Sierra Hull has been shaking up the bluegrass establishment for years, having released her first album, Secrets, with Rounder Records in 2008, when she was just 15. She is also the first bluegrass musician ever to land the prestigious Presidential Scholarship at Berklee College of Music, from which she graduated this May. Returning to Boston, the now 20-year-old singer-songwriter and mandolin player will kick off the Summer Arts Weekend on Friday, July 27 with her band Highway 111; she will also take the stage with bluegrass great Del McCoury, for what promises to be a fantastic meeting of the traditional genre’s legacy and future.
You just graduated from Berklee, right? Are you still in town?
I’ve been in Nashville for over a year now. I basically finished Berklee last May but I still had a couple credits left to complete, and I worked on those here in Nashville. I went back to graduation this year because they were honoring Alison Kraus with an honorary doctorate degree and they invited me to come back up there, and that’s when I officially walked.
Why did you return to Nashville?
I love Boston and I really enjoyed my time there, but I’m from Tennessee, and a big part of me feels like this is just my home. I had always planned to someday live in Nashville. And now I’m a two-hour drive from my parents instead of two flights away.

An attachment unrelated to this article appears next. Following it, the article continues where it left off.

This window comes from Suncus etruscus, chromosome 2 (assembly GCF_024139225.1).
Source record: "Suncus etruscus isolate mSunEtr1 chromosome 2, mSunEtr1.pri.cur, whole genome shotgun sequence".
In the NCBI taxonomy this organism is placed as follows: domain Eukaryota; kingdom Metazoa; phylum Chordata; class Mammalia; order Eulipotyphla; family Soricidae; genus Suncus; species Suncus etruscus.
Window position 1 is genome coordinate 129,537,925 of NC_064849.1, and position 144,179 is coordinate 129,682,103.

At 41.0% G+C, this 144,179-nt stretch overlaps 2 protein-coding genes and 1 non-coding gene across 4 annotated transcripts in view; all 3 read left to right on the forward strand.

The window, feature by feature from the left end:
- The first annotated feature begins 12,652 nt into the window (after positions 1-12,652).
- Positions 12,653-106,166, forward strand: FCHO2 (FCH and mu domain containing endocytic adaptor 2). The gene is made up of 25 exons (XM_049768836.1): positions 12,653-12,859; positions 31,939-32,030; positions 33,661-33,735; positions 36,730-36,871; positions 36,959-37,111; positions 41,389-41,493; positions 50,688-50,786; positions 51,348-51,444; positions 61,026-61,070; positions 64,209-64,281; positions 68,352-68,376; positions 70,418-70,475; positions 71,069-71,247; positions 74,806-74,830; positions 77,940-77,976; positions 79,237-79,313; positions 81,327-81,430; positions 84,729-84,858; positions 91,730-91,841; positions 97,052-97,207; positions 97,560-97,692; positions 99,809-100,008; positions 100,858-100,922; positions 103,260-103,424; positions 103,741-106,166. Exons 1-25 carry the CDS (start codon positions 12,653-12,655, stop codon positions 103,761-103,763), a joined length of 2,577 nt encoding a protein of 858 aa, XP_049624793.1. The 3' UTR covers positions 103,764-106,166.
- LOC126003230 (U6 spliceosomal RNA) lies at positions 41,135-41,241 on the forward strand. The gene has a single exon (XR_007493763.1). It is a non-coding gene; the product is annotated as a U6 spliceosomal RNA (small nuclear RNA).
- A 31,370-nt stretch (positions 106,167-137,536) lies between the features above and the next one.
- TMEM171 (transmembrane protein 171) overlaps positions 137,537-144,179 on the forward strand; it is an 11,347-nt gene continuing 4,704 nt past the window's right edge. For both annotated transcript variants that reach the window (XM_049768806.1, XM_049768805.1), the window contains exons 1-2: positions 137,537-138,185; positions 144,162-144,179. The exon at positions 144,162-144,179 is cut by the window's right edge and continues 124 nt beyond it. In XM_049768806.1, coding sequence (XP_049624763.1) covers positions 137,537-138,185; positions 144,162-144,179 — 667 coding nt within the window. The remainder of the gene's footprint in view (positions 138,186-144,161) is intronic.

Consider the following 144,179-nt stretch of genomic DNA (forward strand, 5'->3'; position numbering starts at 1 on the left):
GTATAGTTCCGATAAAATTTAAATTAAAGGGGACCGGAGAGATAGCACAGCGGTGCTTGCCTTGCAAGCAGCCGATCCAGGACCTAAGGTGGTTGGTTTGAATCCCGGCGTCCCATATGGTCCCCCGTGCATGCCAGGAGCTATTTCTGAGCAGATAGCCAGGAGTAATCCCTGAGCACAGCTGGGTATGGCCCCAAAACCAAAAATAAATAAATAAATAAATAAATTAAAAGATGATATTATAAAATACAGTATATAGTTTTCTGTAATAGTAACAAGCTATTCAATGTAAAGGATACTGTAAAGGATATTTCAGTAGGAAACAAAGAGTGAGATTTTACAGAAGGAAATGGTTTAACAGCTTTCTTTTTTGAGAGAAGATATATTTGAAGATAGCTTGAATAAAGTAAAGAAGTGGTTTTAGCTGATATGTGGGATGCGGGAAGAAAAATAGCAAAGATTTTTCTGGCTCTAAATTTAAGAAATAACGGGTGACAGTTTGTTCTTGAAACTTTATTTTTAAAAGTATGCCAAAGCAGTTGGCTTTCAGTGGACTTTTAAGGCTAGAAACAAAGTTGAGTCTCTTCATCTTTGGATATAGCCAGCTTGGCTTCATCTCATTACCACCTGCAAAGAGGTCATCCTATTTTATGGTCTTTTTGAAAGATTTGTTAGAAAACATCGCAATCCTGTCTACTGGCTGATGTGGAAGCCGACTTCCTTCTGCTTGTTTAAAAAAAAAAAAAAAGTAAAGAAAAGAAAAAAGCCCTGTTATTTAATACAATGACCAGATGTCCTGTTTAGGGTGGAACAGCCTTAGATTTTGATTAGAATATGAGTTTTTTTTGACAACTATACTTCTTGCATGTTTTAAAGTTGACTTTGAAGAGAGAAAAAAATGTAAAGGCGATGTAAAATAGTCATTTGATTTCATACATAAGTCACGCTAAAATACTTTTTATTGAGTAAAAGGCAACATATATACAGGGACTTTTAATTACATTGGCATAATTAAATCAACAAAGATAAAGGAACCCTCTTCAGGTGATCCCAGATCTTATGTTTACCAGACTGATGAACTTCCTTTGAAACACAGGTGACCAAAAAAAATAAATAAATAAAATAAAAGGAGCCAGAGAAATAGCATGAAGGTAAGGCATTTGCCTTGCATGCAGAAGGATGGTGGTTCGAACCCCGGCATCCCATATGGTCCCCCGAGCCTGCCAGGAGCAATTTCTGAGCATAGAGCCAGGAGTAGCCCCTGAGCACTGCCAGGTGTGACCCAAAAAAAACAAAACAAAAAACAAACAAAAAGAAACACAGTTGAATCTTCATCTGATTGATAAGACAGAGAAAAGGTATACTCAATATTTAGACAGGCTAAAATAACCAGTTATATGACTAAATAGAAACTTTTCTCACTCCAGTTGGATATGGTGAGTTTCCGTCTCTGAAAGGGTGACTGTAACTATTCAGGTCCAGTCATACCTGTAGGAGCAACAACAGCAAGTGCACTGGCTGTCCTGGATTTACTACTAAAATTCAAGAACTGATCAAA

Did Berklee change your musical tastes or your performing style?
I still love all the things I loved before; it just added a lot to what I was already listening to and doing. It exposed me to some different types of music that I hadn’t spent as much time on, and just being around a community of young people who are really hungry for music was really inspiring and helped me realize all that there is to learn.
Did you experiment with any other types of music?
A little bit. A cool thing about Berklee is that some of your classes are ensembles. One I took was a Django Reinhardt ensemble that was gypsy jazz. And the first semester they decide what kind of ensemble would be most fitting or maybe most challenging for you, and I was in sort of a hip-hop ensemble, which was really strange for me. I’d never done anything like that.
What are you working on now?
I’ve been working on writing a bunch of songs since I moved to town, with hopes of making a new album, maybe by the end of the year. I’ve been thinking, if I can be anything, what is that? and trying to write honest material. Other than that we’ve been on the road, traveling.
What will you be playing at the festival?
We’ll be doing a couple of configurations. We’ll be doing more of a traditional set, and I think Del McCoury is going to sit in with us along with the Preservation Hall Jazz Band. That should be really fun. We’re all big fans of Del, and he’s been a hero of ours for a really long time. And we’ll also be doing stuff off of my albums and some other things people may recognize as well.
Going forward, do you think you’ll ever branch out from the traditional bluegrass format?
I’ll always love bluegrass and traditional music, and I can’t imagine going very far away from that, but I definitely see myself branching out. I’m still growing and developing and by no means do I want to feel like everything I’ve done is all I’m going to be.